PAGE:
Boat Race 2015: The tide has finally turned for Britain's female rowers

A race for both sexes will get equal billing for the first time next Saturday, in a timely victory for fairness

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The Independent Online

Maddy Badcott was “not sporty” at school and only took up rowing as a teenager because her mother wanted to get her out of the house during a summer holiday. But next Saturday the 19-year-old will make history when she joins teammates including the Olympic champion Caryn Davies in the Oxford boat for the first women’s Boat Race to be held on the same day, and same course, as the men’s event.

Women’s boat races have been taking place for almost 90 years. But while the men’s event is now watched by a global audience, many people are still unaware that a women’s race takes place at all.

This year, largely thanks to the work of Helena Morrissey, the chief executive of Newton Investment Management, which has sponsored the event for five years, things are different. The women’s race will get the same billing as the men’s and will be showcased live on the BBC.

Clare Balding, the face of the Grand National since the late 1990s, has decided this year to present the Boat Race instead, defending her decision by tweeting: “For the record, the Grand National doesn’t need my help, women’s sport does.”

Morrissey, who is head of the 30 per cent Club – a group that aims to get more women into British boardrooms – said 2015 “marks a milestone not only for the Boat Race, but also for equality in sport more widely”.

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The Oxford team practising in February (Getty)

“It is hard to believe that just five years ago the women’s race had no financial support, and that the women athletes themselves had to cover the high cost of their participation,” she said. “Now both the men and women at Oxford and Cambridge University Boat Clubs receive equal sponsorship, a breakthrough for diversity in sport which we believe is just the tip of the iceberg of opportunities to put men’s and women’s sports on an equal footing.”

It is a “staggering statistic”, added Ms Morrissey, that only 0.4 per cent of commercial sports funding in the UK is devoted to women’s sport.

Robert Gillespie, chairman of  the Boat Race Company, agreed that holding the men’s and women’s races on the same day was “good for rowing, for gender equality, and for sport as a whole”.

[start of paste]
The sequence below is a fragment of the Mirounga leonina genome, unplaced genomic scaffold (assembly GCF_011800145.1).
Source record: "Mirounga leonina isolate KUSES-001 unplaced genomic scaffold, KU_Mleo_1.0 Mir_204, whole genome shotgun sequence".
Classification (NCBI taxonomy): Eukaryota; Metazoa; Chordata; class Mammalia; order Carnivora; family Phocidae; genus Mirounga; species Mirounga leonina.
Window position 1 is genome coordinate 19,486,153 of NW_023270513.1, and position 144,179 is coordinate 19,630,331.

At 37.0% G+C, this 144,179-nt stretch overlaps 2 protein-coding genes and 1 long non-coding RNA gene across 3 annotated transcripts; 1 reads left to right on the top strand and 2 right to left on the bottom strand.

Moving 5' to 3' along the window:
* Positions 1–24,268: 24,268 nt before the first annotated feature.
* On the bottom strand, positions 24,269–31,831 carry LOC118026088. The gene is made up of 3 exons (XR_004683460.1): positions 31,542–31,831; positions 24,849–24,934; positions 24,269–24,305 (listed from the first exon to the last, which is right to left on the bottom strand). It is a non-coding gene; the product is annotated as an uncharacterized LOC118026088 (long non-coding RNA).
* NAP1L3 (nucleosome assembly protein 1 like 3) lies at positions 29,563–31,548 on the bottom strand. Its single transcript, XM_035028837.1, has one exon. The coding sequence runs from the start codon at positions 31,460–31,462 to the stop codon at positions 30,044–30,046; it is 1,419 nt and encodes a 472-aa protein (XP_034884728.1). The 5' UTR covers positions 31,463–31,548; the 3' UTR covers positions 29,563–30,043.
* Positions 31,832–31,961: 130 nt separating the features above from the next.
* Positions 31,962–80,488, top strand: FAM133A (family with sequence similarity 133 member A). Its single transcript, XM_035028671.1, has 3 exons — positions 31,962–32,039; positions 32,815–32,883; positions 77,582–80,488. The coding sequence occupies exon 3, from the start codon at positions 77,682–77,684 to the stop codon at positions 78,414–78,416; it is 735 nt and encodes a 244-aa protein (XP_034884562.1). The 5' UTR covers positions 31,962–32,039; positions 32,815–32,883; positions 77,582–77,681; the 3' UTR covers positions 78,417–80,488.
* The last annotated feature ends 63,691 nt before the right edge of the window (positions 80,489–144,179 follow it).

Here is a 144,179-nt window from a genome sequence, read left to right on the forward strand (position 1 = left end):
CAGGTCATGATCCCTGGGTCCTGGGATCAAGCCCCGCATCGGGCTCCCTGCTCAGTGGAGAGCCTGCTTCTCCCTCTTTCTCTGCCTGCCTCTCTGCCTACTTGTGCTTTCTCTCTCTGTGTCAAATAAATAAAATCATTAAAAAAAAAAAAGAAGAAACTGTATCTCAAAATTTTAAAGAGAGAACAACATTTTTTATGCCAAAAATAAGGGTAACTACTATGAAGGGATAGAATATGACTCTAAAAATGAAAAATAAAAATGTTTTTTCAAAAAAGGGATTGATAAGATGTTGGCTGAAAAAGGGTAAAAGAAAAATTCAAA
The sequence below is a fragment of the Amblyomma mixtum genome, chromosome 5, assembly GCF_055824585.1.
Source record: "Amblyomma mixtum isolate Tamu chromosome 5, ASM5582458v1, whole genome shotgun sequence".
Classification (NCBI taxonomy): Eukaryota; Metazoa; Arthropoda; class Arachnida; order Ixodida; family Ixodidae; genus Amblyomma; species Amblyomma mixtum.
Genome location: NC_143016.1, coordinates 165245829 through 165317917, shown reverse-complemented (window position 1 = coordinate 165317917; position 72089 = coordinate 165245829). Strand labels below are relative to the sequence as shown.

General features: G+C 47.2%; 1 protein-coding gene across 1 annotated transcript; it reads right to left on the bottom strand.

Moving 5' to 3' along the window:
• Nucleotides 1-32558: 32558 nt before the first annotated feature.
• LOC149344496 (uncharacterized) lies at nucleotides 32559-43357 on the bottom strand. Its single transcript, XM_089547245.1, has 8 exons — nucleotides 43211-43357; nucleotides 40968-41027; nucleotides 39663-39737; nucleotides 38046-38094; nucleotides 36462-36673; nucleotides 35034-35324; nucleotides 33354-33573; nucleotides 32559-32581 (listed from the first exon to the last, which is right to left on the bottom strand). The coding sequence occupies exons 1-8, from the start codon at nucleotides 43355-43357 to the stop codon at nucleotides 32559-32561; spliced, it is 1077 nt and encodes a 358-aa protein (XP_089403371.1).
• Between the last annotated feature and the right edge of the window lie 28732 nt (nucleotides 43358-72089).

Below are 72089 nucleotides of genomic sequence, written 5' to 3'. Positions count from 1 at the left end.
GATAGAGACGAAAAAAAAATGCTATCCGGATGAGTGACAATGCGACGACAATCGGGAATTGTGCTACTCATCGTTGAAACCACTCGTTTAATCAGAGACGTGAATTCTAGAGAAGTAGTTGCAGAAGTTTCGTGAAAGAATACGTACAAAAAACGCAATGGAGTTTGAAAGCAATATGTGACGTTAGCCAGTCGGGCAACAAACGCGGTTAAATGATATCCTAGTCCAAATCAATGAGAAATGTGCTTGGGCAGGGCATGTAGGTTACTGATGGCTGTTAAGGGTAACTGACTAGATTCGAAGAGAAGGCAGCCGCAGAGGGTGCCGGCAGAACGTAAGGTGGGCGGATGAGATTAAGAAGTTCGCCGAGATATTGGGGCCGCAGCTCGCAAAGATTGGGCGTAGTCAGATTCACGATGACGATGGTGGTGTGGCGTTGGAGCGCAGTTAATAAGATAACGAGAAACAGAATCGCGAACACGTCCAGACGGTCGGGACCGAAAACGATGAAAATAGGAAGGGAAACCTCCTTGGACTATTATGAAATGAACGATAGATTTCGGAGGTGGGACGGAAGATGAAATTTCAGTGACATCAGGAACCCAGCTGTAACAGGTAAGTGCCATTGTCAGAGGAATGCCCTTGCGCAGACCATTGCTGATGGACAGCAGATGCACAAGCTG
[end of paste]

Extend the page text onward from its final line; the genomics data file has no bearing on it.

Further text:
“The women will not achieve the same times and top speeds as the men, but this is not the ambition in moving them to the Tideway [the downriver, tidal part of the Thames],” he said. “The Women’s Boat Race is no less competitive and the athletes train and prepare in the same way, holding themselves to the same standard as the men. The move to the Tideway will showcase this and offer the same opportunities to both men and women.”

Ms Badcott, a second-year English undergraduate from London, said it was “fantastic to be part of something that could have such a big impact”.

 

“I feel genuinely really lucky to have come into it at this point and it makes me feel humble to know that millions of people will be watching,” she said. “It will hopefully inspire kids who will see that it is being taken seriously.”

The women’s race has been held at [upriver] Henley since the 1970s on a 2000m course, considerably shorter than the men’s 6800m Thames course. But those who argue women will struggle to make the distance are “ridiculous”, said Ms Badcott.

“Women do the exact same course as the men’s in reverse every year,” she says. “Fifteen- and 16-year-olds do this course. Women have shown that they can do it.”

She is thrilled to be rowing alongside Ms Davies, who won gold in the women’s eight in both the London and the Beijing Olympics and silver in Athens. “She has so much experience and it does make it seem more real,” said Ms Badcott. “It’s fantastic to have the opportunity to grow.”

The team, who were rescued from rough water in the Thames by a lifeboat last Thursday, have been training since September and do 10 to 12 sessions a week. Ms Davies, 32, who holds both US and British citizenship, is studying for an MBA and is the tallest member of the crew at 6ft 4in. She admits that the training is “more gruelling” than for the Olympics because of the “additional studying and lectures”.

The Oxford team will have to put “the momentousness of the occasion out of their minds to perform “the way that we want to”, she said.

“I’ve had a lot of parents tell me they plan to watch the Boat Race for the first time because they have young daughters,” she said.

“Whether or not we win, it will still be a pivotal moment.”

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